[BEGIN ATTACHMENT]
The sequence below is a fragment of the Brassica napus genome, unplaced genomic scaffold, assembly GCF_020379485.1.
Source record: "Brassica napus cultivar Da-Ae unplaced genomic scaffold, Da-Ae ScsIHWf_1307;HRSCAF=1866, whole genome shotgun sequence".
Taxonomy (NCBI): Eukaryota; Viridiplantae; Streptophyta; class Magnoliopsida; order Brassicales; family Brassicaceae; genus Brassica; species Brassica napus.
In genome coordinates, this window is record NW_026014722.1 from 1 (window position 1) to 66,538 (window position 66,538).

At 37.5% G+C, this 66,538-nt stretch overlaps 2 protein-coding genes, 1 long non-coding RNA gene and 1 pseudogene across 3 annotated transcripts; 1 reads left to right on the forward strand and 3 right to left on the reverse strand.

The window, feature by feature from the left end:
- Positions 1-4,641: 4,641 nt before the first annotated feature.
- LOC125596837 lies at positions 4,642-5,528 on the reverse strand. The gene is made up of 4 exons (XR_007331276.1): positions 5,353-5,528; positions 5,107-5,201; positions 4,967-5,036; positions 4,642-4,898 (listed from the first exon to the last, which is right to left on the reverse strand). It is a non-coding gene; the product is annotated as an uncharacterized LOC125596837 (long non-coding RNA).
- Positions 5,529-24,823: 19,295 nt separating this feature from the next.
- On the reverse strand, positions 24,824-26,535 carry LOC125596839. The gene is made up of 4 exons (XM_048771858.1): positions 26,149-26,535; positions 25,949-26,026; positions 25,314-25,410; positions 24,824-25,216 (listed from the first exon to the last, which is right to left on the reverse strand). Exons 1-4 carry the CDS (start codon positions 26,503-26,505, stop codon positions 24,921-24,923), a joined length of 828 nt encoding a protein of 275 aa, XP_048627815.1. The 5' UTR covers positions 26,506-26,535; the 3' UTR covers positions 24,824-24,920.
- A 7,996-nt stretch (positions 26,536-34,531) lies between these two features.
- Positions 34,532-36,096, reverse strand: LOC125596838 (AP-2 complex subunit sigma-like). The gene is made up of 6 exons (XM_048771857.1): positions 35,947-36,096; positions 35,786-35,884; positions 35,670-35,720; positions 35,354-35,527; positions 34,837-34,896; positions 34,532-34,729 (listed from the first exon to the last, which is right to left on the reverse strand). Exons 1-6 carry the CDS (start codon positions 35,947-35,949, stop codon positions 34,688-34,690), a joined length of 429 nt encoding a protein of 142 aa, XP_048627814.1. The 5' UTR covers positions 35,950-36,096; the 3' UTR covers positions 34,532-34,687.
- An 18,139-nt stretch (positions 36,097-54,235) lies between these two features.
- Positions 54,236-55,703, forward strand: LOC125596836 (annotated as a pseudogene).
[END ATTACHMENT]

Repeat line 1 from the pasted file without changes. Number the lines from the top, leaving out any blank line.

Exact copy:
The sequence below is a fragment of the Brassica napus genome, unplaced genomic scaffold, assembly GCF_020379485.1.